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Thursday, August 19, 2004

A Little Boy's First Baseball Game

I had looked forward to this for a while, taking my preschool-aged son to his first baseball game. There's just something about a baseball game, something about going with your grandfather, dad or son, that makes baseball such a special game.

I had gone to so many baseball games with my long-since-deceased father and watched some wonderful games and teams with him. I only wished that he could have been here for this event, to experience with my son what he had experienced with me decades ago. He wouldn't have been disappointed.

For several days leading up to the game, my son asked me, "Are we going to Citizens Bank Park to see the Phillies?" He knows a little about the Phillies, namely that they are the team from Philadelphia and that we've been disappointed with their performance. That this big guy named Jim Thome plays for them and that they have a big green mascot called the Phanatic who is funny. I told him that we were, and that he should expect to see more people in one place than he has seen anywhere else in his life.

We got to the park about one hour and fifteen minutes before the game. While we were walking in, we had the obligatory talk about what he should do if he got separated from me, which I assured him wouldn't happen. That talk, of course, only assured that he would grab onto my belt loops or pockets amidst the huge crowd as we walked around the park.

They gave us a pretty nice artist's rendition of Jim Thome's 400th career home run as we entered the park (courtesy of Citizens Bank, which must sign up hundreds for their credit cards at each home game), and then we made our way past numerous concessions offering Philadelphia cheese steaks (pressed, grilled meat of unknown origin, probably funded clandestinely by the American Cardiology Association). We bought a program, which contained a certificate that we could fill in indicating that my son was attending his first game. Our destination was the two-story store behind home place. The store was packed, and, as I had promised a day earlier, I bought my son a Phillies' cap, which matched quite nicely the Phillies' t-shirt that he was wearing. Needless to say, with his big expressive eyes and this Phillies' garb, he drew a lot of smiles from fans. Especially the older ones.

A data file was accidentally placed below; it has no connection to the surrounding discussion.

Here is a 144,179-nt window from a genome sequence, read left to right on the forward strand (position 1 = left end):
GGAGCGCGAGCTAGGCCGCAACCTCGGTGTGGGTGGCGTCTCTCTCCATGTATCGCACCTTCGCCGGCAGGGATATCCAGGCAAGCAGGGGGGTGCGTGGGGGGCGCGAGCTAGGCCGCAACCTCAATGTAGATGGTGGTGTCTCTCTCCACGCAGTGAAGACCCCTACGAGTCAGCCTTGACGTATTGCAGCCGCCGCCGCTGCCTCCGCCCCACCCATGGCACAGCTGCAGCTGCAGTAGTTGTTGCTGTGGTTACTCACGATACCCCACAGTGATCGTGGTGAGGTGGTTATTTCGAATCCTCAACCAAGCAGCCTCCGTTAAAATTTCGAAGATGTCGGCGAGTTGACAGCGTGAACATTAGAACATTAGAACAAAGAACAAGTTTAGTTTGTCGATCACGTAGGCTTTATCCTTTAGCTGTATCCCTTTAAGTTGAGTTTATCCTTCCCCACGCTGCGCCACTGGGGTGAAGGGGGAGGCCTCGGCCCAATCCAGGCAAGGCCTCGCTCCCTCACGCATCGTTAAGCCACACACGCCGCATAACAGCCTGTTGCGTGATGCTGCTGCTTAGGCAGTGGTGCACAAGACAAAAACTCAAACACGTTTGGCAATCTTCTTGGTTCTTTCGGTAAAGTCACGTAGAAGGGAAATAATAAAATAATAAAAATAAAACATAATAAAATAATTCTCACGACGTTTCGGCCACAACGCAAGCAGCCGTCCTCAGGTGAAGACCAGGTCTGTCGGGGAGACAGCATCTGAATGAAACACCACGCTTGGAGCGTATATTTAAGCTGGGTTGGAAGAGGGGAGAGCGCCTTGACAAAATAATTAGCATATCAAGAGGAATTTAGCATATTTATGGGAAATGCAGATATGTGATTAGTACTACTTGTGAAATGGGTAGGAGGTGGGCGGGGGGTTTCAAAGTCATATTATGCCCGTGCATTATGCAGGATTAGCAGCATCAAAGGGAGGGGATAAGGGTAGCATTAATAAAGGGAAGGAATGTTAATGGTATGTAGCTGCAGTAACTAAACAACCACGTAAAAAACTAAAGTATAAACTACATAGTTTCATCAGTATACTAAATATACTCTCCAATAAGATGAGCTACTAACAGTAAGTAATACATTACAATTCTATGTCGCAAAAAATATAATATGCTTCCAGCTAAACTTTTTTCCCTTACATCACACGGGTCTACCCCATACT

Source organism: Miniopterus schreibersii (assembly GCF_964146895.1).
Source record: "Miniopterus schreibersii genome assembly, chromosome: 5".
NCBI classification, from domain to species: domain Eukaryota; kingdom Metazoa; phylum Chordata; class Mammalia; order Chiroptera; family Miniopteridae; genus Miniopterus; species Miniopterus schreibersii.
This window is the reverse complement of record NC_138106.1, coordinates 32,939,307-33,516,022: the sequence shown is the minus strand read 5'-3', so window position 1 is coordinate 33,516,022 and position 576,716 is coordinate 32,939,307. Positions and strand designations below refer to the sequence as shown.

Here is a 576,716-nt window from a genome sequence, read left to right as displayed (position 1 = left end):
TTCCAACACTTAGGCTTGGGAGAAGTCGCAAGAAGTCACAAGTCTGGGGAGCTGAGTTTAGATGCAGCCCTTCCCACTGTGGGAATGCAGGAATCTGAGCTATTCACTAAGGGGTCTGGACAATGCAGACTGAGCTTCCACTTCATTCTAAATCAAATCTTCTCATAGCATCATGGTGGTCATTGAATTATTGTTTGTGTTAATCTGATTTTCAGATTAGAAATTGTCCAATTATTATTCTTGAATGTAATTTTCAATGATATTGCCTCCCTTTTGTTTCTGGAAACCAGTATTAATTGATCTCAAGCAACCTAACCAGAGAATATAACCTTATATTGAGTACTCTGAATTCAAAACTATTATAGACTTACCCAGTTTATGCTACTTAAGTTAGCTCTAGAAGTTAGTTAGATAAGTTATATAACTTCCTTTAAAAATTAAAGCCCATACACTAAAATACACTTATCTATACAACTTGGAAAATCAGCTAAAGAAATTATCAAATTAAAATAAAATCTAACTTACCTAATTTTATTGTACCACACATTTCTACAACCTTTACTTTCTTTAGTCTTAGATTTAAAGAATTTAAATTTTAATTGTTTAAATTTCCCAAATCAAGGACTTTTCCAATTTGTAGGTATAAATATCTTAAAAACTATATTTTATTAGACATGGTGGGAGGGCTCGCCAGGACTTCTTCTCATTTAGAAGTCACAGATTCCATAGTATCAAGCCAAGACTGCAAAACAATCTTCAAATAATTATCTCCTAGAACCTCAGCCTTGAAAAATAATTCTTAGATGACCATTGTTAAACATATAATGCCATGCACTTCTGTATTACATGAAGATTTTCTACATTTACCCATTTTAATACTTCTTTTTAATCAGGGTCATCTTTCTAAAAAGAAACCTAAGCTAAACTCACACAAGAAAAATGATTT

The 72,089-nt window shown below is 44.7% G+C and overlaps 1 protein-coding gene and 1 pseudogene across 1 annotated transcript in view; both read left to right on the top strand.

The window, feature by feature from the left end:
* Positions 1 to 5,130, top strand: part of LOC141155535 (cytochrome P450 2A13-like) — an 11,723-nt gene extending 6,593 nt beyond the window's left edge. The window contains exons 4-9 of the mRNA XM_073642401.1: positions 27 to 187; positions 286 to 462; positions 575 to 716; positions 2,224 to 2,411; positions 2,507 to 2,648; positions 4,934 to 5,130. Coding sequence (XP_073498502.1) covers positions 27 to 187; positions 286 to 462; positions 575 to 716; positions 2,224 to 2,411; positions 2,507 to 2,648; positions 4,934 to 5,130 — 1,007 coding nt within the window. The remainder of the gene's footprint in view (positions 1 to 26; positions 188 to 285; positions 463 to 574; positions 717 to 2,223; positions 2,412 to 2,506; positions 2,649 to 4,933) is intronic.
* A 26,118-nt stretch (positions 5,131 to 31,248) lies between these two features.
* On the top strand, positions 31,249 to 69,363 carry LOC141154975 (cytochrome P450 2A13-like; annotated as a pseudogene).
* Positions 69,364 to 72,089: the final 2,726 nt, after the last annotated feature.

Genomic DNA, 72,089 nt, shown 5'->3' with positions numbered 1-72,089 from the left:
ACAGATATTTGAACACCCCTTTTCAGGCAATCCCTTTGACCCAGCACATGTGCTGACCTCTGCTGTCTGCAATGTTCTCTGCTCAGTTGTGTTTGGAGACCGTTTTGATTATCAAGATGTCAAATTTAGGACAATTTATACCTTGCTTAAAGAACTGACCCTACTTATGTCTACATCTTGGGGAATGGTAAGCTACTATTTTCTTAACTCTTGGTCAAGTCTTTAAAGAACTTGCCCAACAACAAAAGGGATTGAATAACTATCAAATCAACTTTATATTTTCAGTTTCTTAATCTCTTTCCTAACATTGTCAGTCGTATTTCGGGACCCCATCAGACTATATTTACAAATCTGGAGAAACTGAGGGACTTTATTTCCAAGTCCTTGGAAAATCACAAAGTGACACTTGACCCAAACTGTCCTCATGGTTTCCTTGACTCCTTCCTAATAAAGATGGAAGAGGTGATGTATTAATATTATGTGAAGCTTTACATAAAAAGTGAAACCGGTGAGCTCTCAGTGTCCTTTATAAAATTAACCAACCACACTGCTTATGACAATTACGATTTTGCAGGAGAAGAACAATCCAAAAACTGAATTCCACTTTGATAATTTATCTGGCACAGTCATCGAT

We then made our way to the photography area on the first-base side of home plate, where we donned Phillies' jerseys and had our pictures' taken (they superimpose you on a background that is a home-plate view of the park). The pictures came out great, and I now can memorialize this special day on a keychain that I will carry with me for a while (as some sort of omen, my previous keychain, which I had for about 20 years, broke earlier in the week).

Then we made our way to the Phanatic's Phun Zone, a maze-like obstacle course that health clubs, fast-food restaurants and playgrounds have, where preschoolers and toddlers can run around, climb and get some of their energy out. After ten minutes there, it was time to eat. It was 25 minutes until the start of the ballgame.

Finally, we bought hot dogs and cold drinks from the Phanatic's Phood Zone (or something like that; the letter "f" doesn't really exist in Phillies' vocabulary if somehow you can replace it with a "ph"), and we made our way to our seats in left centerfield. There wasn't any shade, but we made out okay because it was overcast for a good part of the game, and at times there was a cool breeze. We were a little far away from the action for a little boy to see a game well, and we didn't have a view of the great leftfield scoreboard, but it was a weekday, and we were at a baseball game, and that was all that mattered.

We watched the soon-to-be very great Carlos Beltran show off his arm, his bat and his speed, and we saw Jim Thome and Lou Collier of the Phillies hit home runs. Thome's was a Thome the Strongman special, while Collier's was a high fly to left that barely cleared the fence and probably would have been a long out in most Major League parks. The home team was off to a comfortable lead, and seemed to be shaking off the doldrums that the team was experiencing (going into the game, they were 1-8 for the homestand). We repaired to the Phanatic's Phood Zone again after 3 innings for some soft ice cream served up in miniature Phillies' batting helmets. The ice cream helped cool us off, and helped take the mildly flushed look out of my son's cheeks. I sat there, keeping one eye on the ballgame and the other on my son, eating his chocolate ice cream, getting a little messy. There was no place I would rather have been, especially at that moment.